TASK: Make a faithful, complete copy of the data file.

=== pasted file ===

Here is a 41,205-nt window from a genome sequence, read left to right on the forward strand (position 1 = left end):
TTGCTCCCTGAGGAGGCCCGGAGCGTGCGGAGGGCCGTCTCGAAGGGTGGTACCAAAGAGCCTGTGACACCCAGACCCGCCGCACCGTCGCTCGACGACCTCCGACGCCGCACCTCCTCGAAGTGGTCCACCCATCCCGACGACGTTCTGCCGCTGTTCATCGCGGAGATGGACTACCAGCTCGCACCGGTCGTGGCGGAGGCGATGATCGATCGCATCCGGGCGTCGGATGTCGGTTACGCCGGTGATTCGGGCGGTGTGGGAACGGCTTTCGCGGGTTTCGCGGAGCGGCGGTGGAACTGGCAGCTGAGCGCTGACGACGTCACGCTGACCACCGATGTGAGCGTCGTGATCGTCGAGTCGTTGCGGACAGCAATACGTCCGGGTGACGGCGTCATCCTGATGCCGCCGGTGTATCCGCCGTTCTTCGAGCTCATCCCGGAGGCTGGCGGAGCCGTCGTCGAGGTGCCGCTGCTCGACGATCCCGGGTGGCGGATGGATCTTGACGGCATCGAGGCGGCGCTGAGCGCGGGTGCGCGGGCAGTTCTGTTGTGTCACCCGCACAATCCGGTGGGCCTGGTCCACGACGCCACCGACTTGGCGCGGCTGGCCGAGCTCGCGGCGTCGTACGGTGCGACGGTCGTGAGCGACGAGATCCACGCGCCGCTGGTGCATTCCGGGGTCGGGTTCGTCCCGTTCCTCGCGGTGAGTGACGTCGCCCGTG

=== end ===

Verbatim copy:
Here is a 41,205-nt window from a genome sequence, read left to right on the forward strand (position 1 = left end):
TTGCTCCCTGAGGAGGCCCGGAGCGTGCGGAGGGCCGTCTCGAAGGGTGGTACCAAAGAGCCTGTGACACCCAGACCCGCCGCACCGTCGCTCGACGACCTCCGACGCCGCACCTCCTCGAAGTGGTCCACCCATCCCGACGACGTTCTGCCGCTGTTCATCGCGGAGATGGACTACCAGCTCGCACCGGTCGTGGCGGAGGCGATGATCGATCGCATCCGGGCGTCGGATGTCGGTTACGCCGGTGATTCGGGCGGTGTGGGAACGGCTTTCGCGGGTTTCGCGGAGCGGCGGTGGAACTGGCAGCTGAGCGCTGACGACGTCACGCTGACCACCGATGTGAGCGTCGTGATCGTCGAGTCGTTGCGGACAGCAATACGTCCGGGTGACGGCGTCATCCTGATGCCGCCGGTGTATCCGCCGTTCTTCGAGCTCATCCCGGAGGCTGGCGGAGCCGTCGTCGAGGTGCCGCTGCTCGACGATCCCGGGTGGCGGATGGATCTTGACGGCATCGAGGCGGCGCTGAGCGCGGGTGCGCGGGCAGTTCTGTTGTGTCACCCGCACAATCCGGTGGGCCTGGTCCACGACGCCACCGACTTGGCGCGGCTGGCCGAGCTCGCGGCGTCGTACGGTGCGACGGTCGTGAGCGACGAGATCCACGCGCCGCTGGTGCATTCCGGGGTCGGGTTCGTCCCGTTCCTCGCGGTGAGTGACGTCGCCCGTG